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actually Africa already appears Asia beginning believe Bishop called century Christ Church clear Compare compositor copy Corbett course critic direct Divinity doubt Elizabethan English enthusiasm example fact fall feel follow given gives Hamlet hand Historical Senses instance intended interest kind King later Latin learned least less letters light lines Marlowe Marlowe's meaning Milton's mind misprints misreadings Natolia nature never occurs once original Ortelius Oxford passage passed perhaps person play poetry position present probably Quarto quoted reason reference ruin says scene scholar Second seems Shakespeare Shakespearian spelling spirit suggested Tamburlaine term thing Thomas thought tion took town true turn verses whole William Strode writes wrote young
30 ページ - Never, lago. Like to the Pontic sea, Whose icy current and compulsive course Ne'er feels retiring ebb, but keeps due on To the Propontic and the Hellespont, Even so my bloody thoughts, with violent pace, Shall ne'er look back, ne'er ebb to humble love, Till that a capable and wide revenge Swallow them up.
77 ページ - Ben Jonson was at a tavern, and in comes Bishop Corbet (but not so then) into the next room. Ben Jonson calls for a quart of raw wine, and gives it to the tapster. ' Sirrah," says he, ' carry this to the gentleman in the next chamber, and tell him, I sacrifice my service to him.
109 ページ - Eternal to prevent such horrid fray Hung forth in heav'n his golden scales, yet seen Betwixt Astrea and the Scorpion sign, Wherein all things created first he weigh'd, The pendulous round earth with...
128 ページ - Light, true light, in the mind is, or can be, nothing else but the evidence of the truth of any proposition; and if it be not a self-evident proposition, all the light it has, or can have, is from the clearness and validity of those proofs upon which it is received. To talk of any other light in the understanding is to put ourselves in the dark, or in the power of the Prince of Darkness, and, by our own consent, to give ourselves up to delusion to believe a lie.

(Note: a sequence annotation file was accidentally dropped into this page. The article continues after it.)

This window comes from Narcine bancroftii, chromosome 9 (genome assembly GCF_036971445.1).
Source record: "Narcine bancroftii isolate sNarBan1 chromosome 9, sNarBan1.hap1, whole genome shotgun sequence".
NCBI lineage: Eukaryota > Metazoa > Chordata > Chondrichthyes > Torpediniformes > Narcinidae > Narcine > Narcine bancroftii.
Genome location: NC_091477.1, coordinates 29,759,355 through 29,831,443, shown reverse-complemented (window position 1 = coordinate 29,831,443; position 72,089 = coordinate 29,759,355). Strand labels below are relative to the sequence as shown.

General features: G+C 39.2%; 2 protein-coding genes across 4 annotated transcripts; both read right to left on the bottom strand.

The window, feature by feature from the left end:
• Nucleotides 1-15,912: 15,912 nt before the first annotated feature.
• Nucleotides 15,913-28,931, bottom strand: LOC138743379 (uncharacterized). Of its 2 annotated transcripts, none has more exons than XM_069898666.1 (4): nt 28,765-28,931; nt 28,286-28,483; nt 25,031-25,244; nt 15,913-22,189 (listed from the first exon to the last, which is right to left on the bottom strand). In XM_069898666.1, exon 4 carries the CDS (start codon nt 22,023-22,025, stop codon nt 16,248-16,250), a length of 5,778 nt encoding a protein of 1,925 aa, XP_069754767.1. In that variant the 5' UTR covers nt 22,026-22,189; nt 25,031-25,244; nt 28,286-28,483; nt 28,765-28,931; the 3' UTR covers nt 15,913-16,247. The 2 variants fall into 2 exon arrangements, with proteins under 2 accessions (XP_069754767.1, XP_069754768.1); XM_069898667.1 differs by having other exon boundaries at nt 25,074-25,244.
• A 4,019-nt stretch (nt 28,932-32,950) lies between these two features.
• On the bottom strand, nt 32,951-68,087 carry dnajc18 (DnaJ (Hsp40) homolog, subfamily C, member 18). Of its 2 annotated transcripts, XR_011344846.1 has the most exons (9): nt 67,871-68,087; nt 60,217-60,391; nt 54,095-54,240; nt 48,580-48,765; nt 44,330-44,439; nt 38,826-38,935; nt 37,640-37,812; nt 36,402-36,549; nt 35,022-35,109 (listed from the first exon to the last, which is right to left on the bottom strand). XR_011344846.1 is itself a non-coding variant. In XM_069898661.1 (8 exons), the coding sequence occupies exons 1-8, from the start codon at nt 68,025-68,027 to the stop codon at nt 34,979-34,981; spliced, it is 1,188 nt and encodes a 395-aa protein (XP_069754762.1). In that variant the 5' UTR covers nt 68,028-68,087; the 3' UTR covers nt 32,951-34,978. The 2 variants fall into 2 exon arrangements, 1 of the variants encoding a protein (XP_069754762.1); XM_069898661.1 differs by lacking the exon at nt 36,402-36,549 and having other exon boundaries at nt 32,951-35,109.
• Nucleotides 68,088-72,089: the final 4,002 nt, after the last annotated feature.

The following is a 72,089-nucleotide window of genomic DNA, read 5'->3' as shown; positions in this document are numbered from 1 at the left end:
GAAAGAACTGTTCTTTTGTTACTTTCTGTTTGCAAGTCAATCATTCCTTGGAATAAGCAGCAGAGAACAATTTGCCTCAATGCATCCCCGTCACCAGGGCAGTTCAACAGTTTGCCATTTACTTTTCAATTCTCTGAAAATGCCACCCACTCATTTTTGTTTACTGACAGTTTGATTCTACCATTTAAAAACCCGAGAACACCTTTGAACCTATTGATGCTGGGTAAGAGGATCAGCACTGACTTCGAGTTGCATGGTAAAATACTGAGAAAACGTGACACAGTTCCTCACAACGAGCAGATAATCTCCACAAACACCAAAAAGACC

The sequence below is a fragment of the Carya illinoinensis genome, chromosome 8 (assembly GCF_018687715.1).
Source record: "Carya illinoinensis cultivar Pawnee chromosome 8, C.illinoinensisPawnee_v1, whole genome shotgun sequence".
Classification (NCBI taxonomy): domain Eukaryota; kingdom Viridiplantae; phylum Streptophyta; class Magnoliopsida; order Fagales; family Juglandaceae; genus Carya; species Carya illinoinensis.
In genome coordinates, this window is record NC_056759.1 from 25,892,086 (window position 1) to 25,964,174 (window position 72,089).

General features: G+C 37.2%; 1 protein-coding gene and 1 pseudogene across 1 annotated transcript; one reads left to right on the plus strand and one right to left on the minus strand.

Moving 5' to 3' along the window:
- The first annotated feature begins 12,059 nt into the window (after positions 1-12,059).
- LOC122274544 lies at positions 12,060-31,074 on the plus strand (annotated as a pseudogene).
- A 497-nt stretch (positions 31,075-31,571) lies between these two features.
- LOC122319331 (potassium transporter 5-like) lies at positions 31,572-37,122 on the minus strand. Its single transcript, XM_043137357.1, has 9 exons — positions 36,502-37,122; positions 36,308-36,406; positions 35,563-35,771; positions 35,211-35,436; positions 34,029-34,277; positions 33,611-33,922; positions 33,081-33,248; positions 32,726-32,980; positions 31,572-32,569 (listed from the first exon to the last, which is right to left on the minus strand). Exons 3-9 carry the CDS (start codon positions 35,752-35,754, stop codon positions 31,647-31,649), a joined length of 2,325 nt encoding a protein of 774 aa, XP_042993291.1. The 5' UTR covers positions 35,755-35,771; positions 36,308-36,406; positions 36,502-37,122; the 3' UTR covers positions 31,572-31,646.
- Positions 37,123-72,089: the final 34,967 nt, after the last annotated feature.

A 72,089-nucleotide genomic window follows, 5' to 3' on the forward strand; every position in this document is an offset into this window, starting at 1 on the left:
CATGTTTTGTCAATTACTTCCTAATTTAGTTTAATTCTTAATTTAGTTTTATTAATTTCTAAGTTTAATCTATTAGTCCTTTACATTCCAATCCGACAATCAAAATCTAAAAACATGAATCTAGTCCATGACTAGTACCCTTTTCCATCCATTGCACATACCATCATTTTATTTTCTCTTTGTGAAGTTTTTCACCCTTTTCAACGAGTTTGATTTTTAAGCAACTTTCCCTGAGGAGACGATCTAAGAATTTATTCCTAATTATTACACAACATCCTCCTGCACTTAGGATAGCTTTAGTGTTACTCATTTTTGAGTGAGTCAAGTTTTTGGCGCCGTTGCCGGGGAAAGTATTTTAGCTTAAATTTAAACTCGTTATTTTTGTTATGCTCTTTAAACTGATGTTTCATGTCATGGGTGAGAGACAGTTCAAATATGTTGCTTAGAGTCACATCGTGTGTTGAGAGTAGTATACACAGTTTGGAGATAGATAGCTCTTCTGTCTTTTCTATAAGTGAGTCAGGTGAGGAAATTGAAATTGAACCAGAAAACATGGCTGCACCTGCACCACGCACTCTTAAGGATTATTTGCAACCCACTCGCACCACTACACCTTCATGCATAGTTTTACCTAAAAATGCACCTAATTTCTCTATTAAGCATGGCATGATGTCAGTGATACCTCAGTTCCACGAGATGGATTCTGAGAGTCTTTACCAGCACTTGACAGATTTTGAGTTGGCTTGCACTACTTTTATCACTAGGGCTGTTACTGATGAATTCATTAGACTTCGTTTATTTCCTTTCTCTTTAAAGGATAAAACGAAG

132 ページ - For inspiration is a real feeling of the Divine Presence and enthusiasm a false one.
102 ページ - In praise of ladies dead and lovely knights, Then, in the blazon of sweet beauty's best, Of hand, of foot, of lip, of eye, of brow, I see their antique pen would have express'd Even such a beauty as you master now.
81 ページ - His conversation was extreme pleasant. Dr. Stubbins was one of his cronies ; he was a jolly fat doctor, and a very good house-keeper. As Dr. Corbet and he were riding in Loblane, in wet weather, (it is an extraordinary deep dirty lane,) the coach fell, and Corbet said, that Dr.
131 ページ - There, doubtless, their strange voices and involuntary agitations are admirably well acted, by the motion of wires and inspiration of pipes. For the bodies of the prophets, in their state of prophecy, being not in their own power, but (as they say themselves) mere passive organs, actuated by an exterior force, have nothing natural, or resembling real life, in any of their sounds or motions; so that how...
98 ページ - With plain heroic magnitude of mind And celestial vigour armed, Their armouries and magazines contemns, Renders them useless, while With winged expedition, Swift as the lightning glance, he executes His errand on the wicked, who, surprised, Lose their defence, distracted and amazed.